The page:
As members of the religious Society of Friends (Quakers) we have a deep and abiding concern for social justice and racial equity. Values such as community, equality, and harmony are central to our approach and advocating for social justice in the greater community is an important expression of our values. This project grew out of a series of discussions focused on becoming antiracist in the fall of 2020.
What is the Social Justice Enrichment Project?
Participating teachers are given a set of children’s books that focus on the development of social justice values in children ages 4-8. Teachers join us in teams from schools in the Durham Friends Meeting catchment area. They are able to use the books to enhance their social studies and language arts curriculum as they chose. Support is provided through periodic meetings with teaching teams and educational sessions focused on child development and creating inclusive anti-bias classroom.
What are the project goals?
The books will help the children:
- Gain understanding and appreciation for diverse peoples and ways of life
- Build an empathic way of viewing life situations
- See the value of working collaboratively for the benefit of all
- Learn about people who work non-violently for justice and equity
- Learn the importance of appreciating and caring for the natural world
- Learn some history of the Wabanaki peoples of Maine and other Indigenous people
- Learn some African-American history, including stories from the struggle for civil rights
- Find acceptance of themselves and others by seeing representation in books
- Learn that every family is different and all families support their children in different ways
Why a focus on young children?
Children in the early elementary grades are developing the values that will guide their behavior throughout their lives. They are focused on fairness and learning to play games with winners and losers as well as working together collaboratively. They are participating in group settings which require rules to function smoothly and equitably. Some Maine children are participating in school communities that are increasingly diverse, but at the same time see mostly white people in positions of power. Other children have no diversity in their community. In preparing our children to be part of the global economy we want them to have familiarity with people from backgrounds different from themselves. When diverse cultures are not represented in the classroom, children’s literature offers experiences of other cultures and ways of life, past and present.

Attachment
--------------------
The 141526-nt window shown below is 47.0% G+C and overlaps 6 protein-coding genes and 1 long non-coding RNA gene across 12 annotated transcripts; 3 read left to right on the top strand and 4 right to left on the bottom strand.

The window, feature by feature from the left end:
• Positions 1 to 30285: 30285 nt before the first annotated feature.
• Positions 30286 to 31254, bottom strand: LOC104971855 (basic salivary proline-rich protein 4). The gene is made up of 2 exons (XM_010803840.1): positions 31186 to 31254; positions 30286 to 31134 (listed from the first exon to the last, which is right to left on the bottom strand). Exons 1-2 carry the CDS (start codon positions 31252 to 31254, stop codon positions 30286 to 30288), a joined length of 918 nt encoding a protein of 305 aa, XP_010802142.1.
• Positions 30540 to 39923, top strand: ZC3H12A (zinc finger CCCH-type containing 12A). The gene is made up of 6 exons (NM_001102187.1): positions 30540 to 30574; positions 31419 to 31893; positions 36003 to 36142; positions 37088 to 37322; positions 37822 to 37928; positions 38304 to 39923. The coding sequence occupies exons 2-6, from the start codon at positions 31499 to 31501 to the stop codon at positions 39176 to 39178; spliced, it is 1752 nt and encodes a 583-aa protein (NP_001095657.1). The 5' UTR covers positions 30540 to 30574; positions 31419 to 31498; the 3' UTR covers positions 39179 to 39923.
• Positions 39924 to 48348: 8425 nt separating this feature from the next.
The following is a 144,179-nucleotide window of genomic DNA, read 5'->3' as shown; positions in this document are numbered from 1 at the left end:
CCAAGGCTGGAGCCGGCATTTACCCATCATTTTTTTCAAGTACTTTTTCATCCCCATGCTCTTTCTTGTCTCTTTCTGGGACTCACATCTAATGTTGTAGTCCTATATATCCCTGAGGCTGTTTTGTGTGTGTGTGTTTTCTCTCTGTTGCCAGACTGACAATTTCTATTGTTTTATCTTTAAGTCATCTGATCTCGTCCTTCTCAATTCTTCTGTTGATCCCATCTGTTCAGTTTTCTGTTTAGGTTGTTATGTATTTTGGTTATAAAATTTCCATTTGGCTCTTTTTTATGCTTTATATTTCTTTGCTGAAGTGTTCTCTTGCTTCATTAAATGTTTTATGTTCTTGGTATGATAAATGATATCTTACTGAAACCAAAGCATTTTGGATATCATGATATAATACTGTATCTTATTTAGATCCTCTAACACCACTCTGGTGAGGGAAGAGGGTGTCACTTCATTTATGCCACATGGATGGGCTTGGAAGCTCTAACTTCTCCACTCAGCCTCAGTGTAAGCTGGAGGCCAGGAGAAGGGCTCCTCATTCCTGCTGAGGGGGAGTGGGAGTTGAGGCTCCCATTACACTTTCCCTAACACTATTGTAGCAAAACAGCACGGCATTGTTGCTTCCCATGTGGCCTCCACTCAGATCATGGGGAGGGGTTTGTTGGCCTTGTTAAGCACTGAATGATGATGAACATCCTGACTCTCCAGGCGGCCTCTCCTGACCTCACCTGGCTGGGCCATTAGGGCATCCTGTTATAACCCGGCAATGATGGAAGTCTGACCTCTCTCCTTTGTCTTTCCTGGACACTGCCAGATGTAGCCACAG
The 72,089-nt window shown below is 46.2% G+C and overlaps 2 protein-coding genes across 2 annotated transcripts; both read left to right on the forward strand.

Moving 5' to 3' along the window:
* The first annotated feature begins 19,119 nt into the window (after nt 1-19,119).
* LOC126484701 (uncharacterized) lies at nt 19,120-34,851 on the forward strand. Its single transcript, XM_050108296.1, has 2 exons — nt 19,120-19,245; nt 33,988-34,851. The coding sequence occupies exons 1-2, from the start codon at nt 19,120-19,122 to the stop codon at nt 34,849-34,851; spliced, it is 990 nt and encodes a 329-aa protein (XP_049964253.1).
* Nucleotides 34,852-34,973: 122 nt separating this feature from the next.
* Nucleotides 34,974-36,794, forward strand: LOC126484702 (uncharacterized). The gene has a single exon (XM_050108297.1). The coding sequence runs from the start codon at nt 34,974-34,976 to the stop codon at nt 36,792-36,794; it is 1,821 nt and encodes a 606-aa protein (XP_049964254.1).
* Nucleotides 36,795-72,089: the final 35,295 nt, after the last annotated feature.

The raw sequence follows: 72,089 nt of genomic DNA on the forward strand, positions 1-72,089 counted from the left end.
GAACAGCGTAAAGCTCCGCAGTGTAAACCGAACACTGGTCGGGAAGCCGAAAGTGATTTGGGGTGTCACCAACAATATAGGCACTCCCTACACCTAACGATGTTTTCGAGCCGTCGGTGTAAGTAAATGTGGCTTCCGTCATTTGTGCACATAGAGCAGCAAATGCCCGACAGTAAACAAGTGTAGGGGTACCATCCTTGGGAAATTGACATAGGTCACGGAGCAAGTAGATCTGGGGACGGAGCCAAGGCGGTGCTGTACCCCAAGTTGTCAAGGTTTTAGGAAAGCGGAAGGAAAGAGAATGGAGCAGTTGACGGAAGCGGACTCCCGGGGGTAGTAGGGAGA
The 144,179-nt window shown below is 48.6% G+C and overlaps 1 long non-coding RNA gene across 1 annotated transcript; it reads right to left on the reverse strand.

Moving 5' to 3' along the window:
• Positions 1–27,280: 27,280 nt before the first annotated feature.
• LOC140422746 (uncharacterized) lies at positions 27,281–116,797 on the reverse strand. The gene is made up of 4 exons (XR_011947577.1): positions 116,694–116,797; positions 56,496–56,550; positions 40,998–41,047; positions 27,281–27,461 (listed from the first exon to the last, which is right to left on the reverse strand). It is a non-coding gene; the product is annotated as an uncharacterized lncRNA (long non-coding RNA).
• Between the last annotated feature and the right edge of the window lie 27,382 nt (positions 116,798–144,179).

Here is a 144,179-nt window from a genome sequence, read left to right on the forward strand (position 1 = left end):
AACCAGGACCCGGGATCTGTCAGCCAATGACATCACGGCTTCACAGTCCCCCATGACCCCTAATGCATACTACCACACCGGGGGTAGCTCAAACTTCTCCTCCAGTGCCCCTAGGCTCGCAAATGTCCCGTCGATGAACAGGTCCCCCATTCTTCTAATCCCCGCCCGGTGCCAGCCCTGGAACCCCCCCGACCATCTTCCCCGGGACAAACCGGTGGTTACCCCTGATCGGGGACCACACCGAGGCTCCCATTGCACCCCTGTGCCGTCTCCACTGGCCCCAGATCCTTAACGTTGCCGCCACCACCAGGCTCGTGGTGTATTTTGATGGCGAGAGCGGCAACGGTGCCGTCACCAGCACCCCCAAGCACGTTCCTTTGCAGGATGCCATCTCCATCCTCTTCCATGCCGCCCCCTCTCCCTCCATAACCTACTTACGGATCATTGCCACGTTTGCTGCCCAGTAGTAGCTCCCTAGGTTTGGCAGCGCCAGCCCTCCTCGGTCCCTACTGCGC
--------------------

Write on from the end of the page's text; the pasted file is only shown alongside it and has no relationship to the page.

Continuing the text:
Thanks to the work of Black Lives Matter, The 1619 Project, Maine Wabanaki-State Child Welfare Truth and Reconciliation Commission, Wabanaki Reach, The Anti-Racist Movement and many others, publishers have begun to produce many new social justice books for young children. New publishing houses are also emerging to meet the demand. It is now easy to find diverse 21st century families portrayed realistically in children’s books. We have chosen books that are:
- Developmentally appropriate for 4 to 8-year-olds who are in public Pre-K, Kindergarten and Grades One and Two.
- Wonderful children’s literature; often Coretta Scott King, Ezra Jack Keats, Caldecott or Newberry Award winners. The authors will be from the group represented in the story, for example Ambreen Tariq, Hena Khan, Jerry Pinkney, etc.
- Aesthetically engaging and illustrated by members of the group being portrayed in the story, for example Floyd Cooper, Mehrdokht Amini. Maine illustrators are sought, e.g. Daniel Minter, Ashley Bryan.
- Reflect social justice issues which Maine children experience, for example: friendship, civil rights, homelessness, immigrant, refugee and asylee welcome, anti-bullying, water rights, LGBTQ rights, voting rights, Indigenous People’s rights, climate change, Wabanaki history, African-American history.
We buy hardcover books whenever possible, ensuring their longevity in the classrooms. Teachers comment on how rare it is for them to have beautiful hardcover books. We have benefited from a 20% discount at Gulf of Maine Books in Brunswick.
New Mainers –We have also given books to the Angolan and Congolese children who came to Brunswick and Bath in 2019. This project has its own booklist.
Our work group is Margaret Leitch Copeland, Cindy Wood, Wendy Schlotterbeck, Jeanne Stinson, and Ingrid Chalufour. We are grateful to the Durham Friends Meeting for funding this important work. If you have further questions you can contact Ingrid Chalufour at firstname.lastname@example.org.